CAFA: You mentioned sharing and interconnectedness, these concepts are not foreign to Hoops 4 Hope’s organizational culture. Many outside of Southern Africa may not be familiar with the concept of Ubuntu (unless fans of Desmond Tutu or Doc Rivers). What is Ubuntu, and how does it help to shape Hoops 4 Hope’s mission?

MC: Indeed, while used in a slightly different sense than above here, sharing is part of survival in African communities and that leads to a more sense of interconnectivity. There is a saying that very clearly illustrates Ubuntu – sharing as a culture: “One hand cannot wash itself”.

H4H was a grassroots organization from day one and its success was almost exclusively depending on volunteers and their willingness to share time, ideas and equipment for the betterment of others. Our organization works all year around to maintain repetitive contact with the children and we rely on everyone to make this happen.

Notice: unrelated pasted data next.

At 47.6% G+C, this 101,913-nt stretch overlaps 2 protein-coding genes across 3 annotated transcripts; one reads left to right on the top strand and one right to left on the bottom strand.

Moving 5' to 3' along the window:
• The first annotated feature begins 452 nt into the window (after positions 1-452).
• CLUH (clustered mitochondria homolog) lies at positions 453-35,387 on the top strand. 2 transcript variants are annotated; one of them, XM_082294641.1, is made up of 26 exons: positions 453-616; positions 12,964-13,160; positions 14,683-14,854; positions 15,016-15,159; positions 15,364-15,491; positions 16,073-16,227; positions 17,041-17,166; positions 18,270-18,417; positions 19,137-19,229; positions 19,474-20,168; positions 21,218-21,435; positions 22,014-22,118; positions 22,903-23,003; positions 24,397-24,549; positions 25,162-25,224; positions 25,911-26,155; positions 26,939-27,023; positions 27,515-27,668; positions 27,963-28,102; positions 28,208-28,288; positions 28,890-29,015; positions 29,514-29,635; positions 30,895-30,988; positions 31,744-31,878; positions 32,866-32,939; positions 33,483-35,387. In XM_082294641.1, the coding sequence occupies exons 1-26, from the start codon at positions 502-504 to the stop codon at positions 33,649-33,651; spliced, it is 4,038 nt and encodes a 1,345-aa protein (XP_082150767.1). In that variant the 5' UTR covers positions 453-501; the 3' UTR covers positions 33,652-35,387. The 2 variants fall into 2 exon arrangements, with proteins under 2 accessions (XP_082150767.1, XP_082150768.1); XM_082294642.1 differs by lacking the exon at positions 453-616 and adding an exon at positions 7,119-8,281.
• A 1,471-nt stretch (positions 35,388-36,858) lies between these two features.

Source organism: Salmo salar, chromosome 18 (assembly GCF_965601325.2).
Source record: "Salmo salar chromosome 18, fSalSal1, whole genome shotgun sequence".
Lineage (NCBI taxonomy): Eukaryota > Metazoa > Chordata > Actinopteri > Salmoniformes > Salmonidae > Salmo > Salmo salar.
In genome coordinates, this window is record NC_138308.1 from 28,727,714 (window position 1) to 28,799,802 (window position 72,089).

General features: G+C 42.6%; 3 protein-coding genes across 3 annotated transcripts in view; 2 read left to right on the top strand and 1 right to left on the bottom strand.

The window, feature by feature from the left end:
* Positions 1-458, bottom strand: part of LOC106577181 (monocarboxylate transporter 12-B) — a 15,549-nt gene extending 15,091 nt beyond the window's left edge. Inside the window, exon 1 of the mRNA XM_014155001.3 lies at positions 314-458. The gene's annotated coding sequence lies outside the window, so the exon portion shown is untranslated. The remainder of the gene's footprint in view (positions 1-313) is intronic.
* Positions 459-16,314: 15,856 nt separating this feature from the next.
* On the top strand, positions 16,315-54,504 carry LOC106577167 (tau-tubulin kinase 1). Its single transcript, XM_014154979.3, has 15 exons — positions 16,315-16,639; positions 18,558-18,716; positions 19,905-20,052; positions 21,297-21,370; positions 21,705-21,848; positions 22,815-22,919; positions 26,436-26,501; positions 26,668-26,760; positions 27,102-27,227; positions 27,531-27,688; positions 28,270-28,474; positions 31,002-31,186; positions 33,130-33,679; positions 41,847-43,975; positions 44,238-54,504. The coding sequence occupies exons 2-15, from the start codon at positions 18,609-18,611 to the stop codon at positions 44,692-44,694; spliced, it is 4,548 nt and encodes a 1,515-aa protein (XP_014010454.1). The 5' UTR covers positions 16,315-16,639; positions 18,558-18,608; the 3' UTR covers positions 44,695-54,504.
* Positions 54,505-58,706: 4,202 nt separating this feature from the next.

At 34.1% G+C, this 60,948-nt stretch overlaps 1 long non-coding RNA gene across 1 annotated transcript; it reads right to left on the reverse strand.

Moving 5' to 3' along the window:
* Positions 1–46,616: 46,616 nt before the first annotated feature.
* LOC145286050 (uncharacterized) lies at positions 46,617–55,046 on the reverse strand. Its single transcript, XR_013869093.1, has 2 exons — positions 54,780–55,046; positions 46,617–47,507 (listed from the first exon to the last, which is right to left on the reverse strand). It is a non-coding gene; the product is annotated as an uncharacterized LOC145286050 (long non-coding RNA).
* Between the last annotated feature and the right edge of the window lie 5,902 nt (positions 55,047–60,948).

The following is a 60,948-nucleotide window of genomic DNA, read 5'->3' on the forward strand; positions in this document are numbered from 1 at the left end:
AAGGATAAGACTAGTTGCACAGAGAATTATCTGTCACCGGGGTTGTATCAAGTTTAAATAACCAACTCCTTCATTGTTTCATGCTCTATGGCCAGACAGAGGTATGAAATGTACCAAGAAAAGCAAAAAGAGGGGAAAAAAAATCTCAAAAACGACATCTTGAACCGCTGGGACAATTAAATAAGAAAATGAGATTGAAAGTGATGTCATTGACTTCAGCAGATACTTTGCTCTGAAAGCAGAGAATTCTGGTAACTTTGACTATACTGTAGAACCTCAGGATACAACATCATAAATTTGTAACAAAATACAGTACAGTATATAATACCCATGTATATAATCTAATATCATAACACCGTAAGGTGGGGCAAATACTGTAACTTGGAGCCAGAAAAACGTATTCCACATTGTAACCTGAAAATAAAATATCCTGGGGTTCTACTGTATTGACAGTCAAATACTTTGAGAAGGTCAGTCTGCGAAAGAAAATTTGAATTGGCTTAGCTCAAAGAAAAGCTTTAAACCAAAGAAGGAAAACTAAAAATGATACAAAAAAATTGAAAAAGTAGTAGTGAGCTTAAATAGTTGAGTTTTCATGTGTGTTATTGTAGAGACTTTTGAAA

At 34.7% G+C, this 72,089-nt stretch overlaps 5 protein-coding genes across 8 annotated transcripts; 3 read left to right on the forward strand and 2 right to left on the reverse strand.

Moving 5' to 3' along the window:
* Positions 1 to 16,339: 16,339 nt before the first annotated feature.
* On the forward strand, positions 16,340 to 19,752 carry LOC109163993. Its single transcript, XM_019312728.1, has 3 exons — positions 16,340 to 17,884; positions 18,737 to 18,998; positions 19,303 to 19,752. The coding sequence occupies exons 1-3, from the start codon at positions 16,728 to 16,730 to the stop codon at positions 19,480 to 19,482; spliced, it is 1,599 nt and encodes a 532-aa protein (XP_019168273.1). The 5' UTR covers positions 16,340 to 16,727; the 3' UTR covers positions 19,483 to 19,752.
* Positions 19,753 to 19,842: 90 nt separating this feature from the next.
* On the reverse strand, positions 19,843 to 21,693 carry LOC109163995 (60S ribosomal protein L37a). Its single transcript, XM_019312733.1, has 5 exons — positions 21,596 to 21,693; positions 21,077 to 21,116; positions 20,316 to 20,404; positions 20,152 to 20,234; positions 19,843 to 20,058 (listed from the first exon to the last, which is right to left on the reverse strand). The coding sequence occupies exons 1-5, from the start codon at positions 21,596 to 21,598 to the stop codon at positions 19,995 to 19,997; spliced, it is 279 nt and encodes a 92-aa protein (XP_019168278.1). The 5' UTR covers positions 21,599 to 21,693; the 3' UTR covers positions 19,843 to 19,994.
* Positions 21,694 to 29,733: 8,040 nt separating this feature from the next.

CAFA: Speaking of collaboration, Hoops 4 Hope has been a community partner for the NBA for many years. Tell us a bit about this relationship and how it influenced H4H’s work.

MC: Yes, we have a great partnership that started with a connection through the well-respected NY-based sportswriter, Mike Lupica and further strengthened through the introduction of Doc Rivers to the concept of Ubuntu by Zimbabwe’s former national coach, Coach Kita. H4H made this possible, as we provided the necessary support for Coach Kita’s travel to Boston, aiming to further develop the relationship between the NBA and H4H.